Best Practices and Successful Strategies for E-Commerce Merchandising

Successful e-commerce merchandising is all about making sales.

But what happens in between setting up shop and selling online is critical for any online retailer.

Everything from inventory, selection, price, product photos, and customer reviews are a must for competitive online merchandising.

“Merchandising means getting the right products and the most attractive assortment that customers want. It also means having the correct quantities and setting the right price,” says Anne Driscoll, a Rhode Island-based e-commerce consultant who is teaching UVM’s E-Commerce Merchandising course. “There’s a lot that goes into all that but at the heart of it is determining how you can support your company’s profit goals.”

UVM’s E-Commerce Merchandising Course

The four-week, online course, offered in collaboration with the eCommerce Professionals Association, allows participants the opportunity to learn the art and science of attracting customers to their website and converting web traffic into sales.

Specifically, UVM’s e-commerce merchandising course will cover the foundations of merchandising, requirements for a successful e-commerce website, promotional strategies, merchandising reporting, tools, and technology.

Driscoll, who has worked in e-commerce merchandising for 20 years, says the tools that online retailers have are very different from brick-and-mortar establishments.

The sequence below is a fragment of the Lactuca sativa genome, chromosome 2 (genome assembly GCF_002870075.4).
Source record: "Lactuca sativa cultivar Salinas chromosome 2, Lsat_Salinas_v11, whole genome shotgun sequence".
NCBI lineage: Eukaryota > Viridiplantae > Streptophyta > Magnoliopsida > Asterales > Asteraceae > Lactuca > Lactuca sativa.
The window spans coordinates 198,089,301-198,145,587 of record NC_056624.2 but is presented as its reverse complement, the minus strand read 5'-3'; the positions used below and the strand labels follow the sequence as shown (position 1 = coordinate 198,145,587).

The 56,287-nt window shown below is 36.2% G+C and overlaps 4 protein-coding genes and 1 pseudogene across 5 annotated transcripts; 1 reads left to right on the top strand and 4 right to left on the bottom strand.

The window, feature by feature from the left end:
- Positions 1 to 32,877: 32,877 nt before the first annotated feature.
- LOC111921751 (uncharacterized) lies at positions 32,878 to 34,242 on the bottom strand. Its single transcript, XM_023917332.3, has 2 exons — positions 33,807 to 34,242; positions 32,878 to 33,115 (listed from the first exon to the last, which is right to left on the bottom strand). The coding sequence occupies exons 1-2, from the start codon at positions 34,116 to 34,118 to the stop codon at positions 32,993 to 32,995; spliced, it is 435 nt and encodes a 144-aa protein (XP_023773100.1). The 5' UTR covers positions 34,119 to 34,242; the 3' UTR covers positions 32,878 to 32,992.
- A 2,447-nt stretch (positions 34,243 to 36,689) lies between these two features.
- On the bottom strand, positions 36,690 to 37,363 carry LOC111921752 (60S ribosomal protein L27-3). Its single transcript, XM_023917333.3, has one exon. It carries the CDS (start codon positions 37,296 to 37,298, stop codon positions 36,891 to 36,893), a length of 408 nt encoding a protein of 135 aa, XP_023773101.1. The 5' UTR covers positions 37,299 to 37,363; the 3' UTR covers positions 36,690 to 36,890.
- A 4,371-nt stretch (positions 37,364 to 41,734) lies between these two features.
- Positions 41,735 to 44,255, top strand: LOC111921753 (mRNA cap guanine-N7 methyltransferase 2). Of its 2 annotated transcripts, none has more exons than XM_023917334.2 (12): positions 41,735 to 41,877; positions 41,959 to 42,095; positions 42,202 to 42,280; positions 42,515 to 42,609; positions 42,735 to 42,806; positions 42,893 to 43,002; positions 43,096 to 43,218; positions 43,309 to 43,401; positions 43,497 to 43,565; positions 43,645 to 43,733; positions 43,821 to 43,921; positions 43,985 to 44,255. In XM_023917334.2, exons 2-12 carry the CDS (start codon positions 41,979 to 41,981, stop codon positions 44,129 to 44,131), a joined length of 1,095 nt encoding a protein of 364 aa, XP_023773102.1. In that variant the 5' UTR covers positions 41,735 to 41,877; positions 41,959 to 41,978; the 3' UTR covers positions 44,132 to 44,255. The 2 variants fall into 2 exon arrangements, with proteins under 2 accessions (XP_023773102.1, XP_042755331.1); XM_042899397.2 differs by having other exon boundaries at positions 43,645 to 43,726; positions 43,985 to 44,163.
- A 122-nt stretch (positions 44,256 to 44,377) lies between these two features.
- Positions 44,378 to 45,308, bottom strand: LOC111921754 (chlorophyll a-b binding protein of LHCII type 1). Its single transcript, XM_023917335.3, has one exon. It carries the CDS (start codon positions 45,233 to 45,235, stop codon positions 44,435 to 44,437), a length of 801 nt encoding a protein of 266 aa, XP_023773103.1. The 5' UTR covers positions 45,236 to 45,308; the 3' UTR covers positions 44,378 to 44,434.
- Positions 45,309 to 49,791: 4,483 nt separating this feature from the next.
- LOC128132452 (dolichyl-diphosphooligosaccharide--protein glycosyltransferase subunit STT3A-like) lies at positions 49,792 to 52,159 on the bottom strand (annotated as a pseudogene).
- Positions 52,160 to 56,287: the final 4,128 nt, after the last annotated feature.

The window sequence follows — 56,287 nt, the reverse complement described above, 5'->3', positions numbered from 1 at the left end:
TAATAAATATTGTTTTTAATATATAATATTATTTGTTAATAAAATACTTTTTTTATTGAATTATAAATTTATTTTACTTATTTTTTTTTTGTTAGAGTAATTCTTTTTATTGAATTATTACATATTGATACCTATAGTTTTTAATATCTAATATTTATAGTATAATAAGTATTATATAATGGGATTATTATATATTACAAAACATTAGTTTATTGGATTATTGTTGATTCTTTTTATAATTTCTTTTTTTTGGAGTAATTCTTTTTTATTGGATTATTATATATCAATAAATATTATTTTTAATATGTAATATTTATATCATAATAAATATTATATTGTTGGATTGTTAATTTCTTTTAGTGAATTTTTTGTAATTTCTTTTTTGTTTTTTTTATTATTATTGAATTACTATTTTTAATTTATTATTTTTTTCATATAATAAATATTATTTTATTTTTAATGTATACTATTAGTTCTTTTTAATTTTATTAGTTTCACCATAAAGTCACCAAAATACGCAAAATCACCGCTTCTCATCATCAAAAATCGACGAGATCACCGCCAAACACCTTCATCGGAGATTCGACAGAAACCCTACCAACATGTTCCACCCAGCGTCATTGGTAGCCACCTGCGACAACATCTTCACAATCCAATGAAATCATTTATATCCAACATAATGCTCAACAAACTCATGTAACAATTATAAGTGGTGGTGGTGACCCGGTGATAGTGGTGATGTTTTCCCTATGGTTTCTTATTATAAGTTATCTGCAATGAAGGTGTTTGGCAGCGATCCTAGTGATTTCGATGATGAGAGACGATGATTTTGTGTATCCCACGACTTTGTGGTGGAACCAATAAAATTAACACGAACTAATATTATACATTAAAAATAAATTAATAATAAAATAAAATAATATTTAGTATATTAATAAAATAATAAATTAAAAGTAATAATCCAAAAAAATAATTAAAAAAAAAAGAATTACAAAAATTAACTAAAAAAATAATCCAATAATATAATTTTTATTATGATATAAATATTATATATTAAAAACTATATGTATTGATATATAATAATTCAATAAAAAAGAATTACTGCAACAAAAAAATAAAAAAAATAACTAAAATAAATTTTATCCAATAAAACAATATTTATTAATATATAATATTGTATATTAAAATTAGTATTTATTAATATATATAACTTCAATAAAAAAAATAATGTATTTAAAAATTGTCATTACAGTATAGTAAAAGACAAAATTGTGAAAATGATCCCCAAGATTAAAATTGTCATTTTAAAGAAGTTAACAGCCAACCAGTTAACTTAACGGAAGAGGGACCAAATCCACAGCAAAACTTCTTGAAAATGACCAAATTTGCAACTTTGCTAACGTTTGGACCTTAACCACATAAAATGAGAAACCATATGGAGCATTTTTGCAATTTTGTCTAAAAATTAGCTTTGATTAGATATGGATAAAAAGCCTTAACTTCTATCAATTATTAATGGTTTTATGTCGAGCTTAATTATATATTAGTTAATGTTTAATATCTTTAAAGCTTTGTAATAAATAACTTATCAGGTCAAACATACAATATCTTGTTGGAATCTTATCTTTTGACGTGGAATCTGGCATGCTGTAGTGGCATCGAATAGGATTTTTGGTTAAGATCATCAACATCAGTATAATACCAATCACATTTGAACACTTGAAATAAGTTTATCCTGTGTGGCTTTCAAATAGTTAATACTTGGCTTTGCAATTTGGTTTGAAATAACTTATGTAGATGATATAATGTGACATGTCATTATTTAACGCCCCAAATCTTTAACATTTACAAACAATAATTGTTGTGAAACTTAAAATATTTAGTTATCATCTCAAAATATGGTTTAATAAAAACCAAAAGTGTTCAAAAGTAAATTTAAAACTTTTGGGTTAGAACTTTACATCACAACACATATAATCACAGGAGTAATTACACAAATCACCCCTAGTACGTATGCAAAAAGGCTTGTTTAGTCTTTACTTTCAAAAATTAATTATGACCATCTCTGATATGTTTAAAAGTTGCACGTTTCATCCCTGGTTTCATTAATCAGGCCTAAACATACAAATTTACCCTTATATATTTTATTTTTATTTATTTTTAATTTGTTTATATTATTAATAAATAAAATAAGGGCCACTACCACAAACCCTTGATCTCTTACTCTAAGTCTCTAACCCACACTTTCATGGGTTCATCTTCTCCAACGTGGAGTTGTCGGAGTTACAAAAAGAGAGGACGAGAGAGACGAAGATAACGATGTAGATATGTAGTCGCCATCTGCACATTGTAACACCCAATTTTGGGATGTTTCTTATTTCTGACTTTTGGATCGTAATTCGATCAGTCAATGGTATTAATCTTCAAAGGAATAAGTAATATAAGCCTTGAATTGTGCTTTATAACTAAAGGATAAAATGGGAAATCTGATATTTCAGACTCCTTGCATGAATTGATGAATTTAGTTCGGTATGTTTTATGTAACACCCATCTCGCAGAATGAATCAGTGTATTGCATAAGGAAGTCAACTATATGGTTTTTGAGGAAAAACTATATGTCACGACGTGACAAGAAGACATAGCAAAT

Those tools include Google Analytics that tracks things such as page views and or time on site, or business intelligence software such as MicroStrategy, which allows retailers to drill down to see what items have been selling, through which channels, and at what rate.

“It’s like reading a story in the data,” Driscoll says. “But if your merchandising is off, there go your profits.”

What Customers Want and Mistakes to Avoid

Customers visiting a product website want easy navigation, customer reviews and product photos.

“You want to make it super easy for customers to find something and have a filtering system,” she says. “You don’t want to be more than three clicks away from the product that customers want. You want to have a good and robust onsite search and navigation.”

Meanwhile, poor navigation and lack of information are two of the biggest mistakes in e-commerce merchandising, she says.

“On the product detail page, are you displaying one photo or multiple photos? Can you zoom in on the swatch to see the detail? Do you have product reviews?” she says. “Bad navigation and not being thoughtful about your customers are big mistakes. So are not using photos or giving as much information as you possibly can about the product.”

On a more granular level, Driscoll says e-commerce merchandising is all about collaborating with other team members, especially those in digital marketing.

“SEO is all about content, and content is all about your product detail page and what you’re saying about your products. You need to make sure you understand how your merchandising site impacts all digital marketing techniques,” she says. “And you have to work together as e-commerce is all about working as a team.”

Seats are limited and filling quickly for the new E-Commerce Merchandising course.

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